In this comment, we argue that if SDG targets can be advanced in these cities with or without certain spillovers, then seeking sustainability strategies that support positive and mitigate negative spillovers is vital to bridge the gap between the 2030 Agenda’s ethos of ‘global indivisibility and universality’1 and its localized implementation.

Key challenges and priorities in making spillover considerations feasible in cities are described in the following sections. These were identified as follows. First, relevant academic and gray literature was reviewed to capture previous studies and frame the challenge and the research question of ‘how can research and governance enable accounting for the international spillovers of cities’ SDG actions’. The research question was then discussed in workshop settings with selected experts in the field. The experts are academics and civil servants comprising a multi-disciplinary background (including engineering, natural and social sciences) with extensive experience on issues relating to sustainable planning and management of SDG actions. Through facilitated discussion, research and governance priorities were selected and elaborated.

The challenges in accounting for cities’ spillovers

Several challenges are present for spillover accounting in cities. First, local decision-makers stand largely unaccountable for the spillovers of their decisions, since nation-states are the formal signatories to the 2030 Agenda. Second, delivering on existing local mandates is challenging enough in most cities, with often limited financial and human resources14. Adding SDG considerations to city development plans is already increasing that load, without considering spillovers. Third, even where there is will and resources, it is inherently difficult to assess the spillovers from cities’ future SDG actions. Although physical-economic modeling can estimate some of the impacts of international trade, there are no widely established methods or data standards for tracing impacts arising from changes at the level of cities across national borders. Uncertainties are unavoidable, and increase when moving from assessing current and past developments to future impacts5.

Spillovers from local action also pinpoint a key implementation challenge embedded in the 2030 Agenda. In contrast to their predecessors, the Millennium Development Goals (MDGs), the SDGs require countries in the Global North to push the agenda both through international cooperation and through local action within their own constituencies. While the latter is encouraged to be ‘localized’15, the former is typically out of the control, sight and responsibility of cities.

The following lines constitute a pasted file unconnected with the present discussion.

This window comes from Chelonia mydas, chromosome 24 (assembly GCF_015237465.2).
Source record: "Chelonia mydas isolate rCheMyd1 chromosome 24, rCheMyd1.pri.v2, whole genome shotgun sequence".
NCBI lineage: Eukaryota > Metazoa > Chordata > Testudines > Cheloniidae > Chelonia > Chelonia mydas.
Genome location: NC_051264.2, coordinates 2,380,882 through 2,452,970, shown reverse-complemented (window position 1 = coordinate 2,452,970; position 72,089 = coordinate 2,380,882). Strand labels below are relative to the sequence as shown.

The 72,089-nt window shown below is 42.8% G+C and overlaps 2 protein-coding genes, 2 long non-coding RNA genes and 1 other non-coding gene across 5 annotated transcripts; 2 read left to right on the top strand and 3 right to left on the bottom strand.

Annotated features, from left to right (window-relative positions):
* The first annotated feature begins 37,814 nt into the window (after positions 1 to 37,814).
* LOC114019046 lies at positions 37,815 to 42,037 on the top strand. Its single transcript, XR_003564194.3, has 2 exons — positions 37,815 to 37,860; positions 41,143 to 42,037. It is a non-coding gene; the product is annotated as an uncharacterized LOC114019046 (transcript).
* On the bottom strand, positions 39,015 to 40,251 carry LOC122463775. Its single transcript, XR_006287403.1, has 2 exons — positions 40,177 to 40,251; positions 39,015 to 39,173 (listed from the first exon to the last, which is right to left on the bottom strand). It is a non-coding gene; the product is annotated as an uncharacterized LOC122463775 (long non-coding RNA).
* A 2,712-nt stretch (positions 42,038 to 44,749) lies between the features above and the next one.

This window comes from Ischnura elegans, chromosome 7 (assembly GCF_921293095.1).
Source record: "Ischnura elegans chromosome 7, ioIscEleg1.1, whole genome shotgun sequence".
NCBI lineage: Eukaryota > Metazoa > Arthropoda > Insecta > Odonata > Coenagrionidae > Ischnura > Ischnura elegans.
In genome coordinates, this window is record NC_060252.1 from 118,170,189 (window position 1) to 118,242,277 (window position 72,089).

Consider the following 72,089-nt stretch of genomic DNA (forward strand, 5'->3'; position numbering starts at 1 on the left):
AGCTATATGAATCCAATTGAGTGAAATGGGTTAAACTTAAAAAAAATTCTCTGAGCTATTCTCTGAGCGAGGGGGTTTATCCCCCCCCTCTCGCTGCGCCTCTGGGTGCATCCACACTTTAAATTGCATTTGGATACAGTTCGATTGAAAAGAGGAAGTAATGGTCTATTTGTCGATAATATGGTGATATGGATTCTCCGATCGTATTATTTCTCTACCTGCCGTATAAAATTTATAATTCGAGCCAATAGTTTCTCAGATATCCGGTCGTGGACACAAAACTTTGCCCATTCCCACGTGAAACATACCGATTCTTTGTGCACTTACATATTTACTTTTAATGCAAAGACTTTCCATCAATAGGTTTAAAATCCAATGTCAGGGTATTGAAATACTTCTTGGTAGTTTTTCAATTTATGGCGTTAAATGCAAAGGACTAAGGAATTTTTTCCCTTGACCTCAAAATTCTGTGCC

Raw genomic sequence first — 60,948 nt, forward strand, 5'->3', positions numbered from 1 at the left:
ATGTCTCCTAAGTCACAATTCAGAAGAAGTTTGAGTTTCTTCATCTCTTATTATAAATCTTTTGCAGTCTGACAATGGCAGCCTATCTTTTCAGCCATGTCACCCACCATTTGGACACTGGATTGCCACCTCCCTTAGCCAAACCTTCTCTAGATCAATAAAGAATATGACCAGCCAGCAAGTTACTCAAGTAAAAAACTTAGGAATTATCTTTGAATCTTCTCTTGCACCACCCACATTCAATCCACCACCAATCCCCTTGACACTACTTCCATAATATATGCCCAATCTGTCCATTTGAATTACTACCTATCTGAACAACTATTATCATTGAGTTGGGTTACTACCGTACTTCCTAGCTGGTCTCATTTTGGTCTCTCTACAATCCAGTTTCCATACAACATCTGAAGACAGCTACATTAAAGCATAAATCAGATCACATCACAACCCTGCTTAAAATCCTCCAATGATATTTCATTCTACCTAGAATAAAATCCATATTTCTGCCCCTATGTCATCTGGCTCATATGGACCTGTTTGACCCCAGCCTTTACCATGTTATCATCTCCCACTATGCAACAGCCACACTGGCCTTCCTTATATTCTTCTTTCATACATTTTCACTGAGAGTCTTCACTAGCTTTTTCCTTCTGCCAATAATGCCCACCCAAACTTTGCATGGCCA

An example of this divergence can be found in Sweden (a front-runner country in recent SDG-rankings despite relatively significant national-level spillovers4), where the Politics for Global Development (PGU) strategy was first adopted in 2003 and later incorporated in Sweden’s formal adoption of the 2030 Agenda16. The core principle of PGU is that all political decisions made in Sweden should be aligned with a sustainable global development. Many Swedish cities are working to “localize the SDGs”, but when doing so have no clear procedures for incorporating PGU locally17.

Although the Swedish case is not representative to cover the diversity of cities around the globe, many cities have ambitions to contribute to the 2030 Agenda, but similarly lack tools to assess and manage their international spillovers15. There is also reason to suspect that the correlation between high SDG performance and large and varied spillovers—as found at national level4—also exists at city level18. Furthermore, with less than a decade to transform our societies, differentiated action is increasingly necessary.

A research agenda to enable spillover considerations in city-level SDG strategies

To make international spillovers from cities’ SDG action assessable, more integrated research efforts are needed. First, spillover assessment approaches must be fitted to local realities and ongoing efforts on localizing the SDGs. Second, the quantitative assessment of spillovers, where possible, must build on today’s state of the art in environmental assessment, energy-economics modeling and socio-ecological systems thinking. Harmonized and coordinated modeling frameworks and data would provide much-needed comparability of different spillover assessments. Third, time is short – therefore, strategic prioritization of which SDGs and which spillovers to address first is vital. This includes identifying how best to acknowledge city spillovers in assessments of SDG progress at all scales.